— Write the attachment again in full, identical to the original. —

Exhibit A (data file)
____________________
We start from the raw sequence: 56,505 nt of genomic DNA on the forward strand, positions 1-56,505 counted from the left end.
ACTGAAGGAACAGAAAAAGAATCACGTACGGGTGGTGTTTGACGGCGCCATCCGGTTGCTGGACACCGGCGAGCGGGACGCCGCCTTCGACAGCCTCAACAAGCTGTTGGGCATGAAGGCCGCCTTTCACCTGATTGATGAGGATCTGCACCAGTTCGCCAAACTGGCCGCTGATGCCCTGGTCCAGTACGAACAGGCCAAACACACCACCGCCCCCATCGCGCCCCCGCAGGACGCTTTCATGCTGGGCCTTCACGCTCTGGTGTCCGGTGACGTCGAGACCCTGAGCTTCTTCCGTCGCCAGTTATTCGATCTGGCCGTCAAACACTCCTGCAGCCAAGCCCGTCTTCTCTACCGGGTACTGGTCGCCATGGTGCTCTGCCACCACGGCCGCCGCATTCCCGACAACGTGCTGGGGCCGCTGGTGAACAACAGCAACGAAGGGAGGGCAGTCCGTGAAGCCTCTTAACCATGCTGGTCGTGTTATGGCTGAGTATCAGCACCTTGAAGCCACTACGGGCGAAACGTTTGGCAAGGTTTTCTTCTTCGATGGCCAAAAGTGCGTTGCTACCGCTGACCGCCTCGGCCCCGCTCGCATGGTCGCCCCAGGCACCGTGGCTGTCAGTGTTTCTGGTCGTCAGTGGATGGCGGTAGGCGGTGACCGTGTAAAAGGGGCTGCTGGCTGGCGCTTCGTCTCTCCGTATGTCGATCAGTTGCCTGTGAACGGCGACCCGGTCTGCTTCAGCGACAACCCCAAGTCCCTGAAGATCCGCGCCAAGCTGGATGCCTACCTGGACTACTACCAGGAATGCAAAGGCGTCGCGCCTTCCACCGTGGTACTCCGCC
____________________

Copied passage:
We start from the raw sequence: 56,505 nt of genomic DNA on the forward strand, positions 1-56,505 counted from the left end.
ACTGAAGGAACAGAAAAAGAATCACGTACGGGTGGTGTTTGACGGCGCCATCCGGTTGCTGGACACCGGCGAGCGGGACGCCGCCTTCGACAGCCTCAACAAGCTGTTGGGCATGAAGGCCGCCTTTCACCTGATTGATGAGGATCTGCACCAGTTCGCCAAACTGGCCGCTGATGCCCTGGTCCAGTACGAACAGGCCAAACACACCACCGCCCCCATCGCGCCCCCGCAGGACGCTTTCATGCTGGGCCTTCACGCTCTGGTGTCCGGTGACGTCGAGACCCTGAGCTTCTTCCGTCGCCAGTTATTCGATCTGGCCGTCAAACACTCCTGCAGCCAAGCCCGTCTTCTCTACCGGGTACTGGTCGCCATGGTGCTCTGCCACCACGGCCGCCGCATTCCCGACAACGTGCTGGGGCCGCTGGTGAACAACAGCAACGAAGGGAGGGCAGTCCGTGAAGCCTCTTAACCATGCTGGTCGTGTTATGGCTGAGTATCAGCACCTTGAAGCCACTACGGGCGAAACGTTTGGCAAGGTTTTCTTCTTCGATGGCCAAAAGTGCGTTGCTACCGCTGACCGCCTCGGCCCCGCTCGCATGGTCGCCCCAGGCACCGTGGCTGTCAGTGTTTCTGGTCGTCAGTGGATGGCGGTAGGCGGTGACCGTGTAAAAGGGGCTGCTGGCTGGCGCTTCGTCTCTCCGTATGTCGATCAGTTGCCTGTGAACGGCGACCCGGTCTGCTTCAGCGACAACCCCAAGTCCCTGAAGATCCGCGCCAAGCTGGATGCCTACCTGGACTACTACCAGGAATGCAAAGGCGTCGCGCCTTCCACCGTGGTACTCCGCC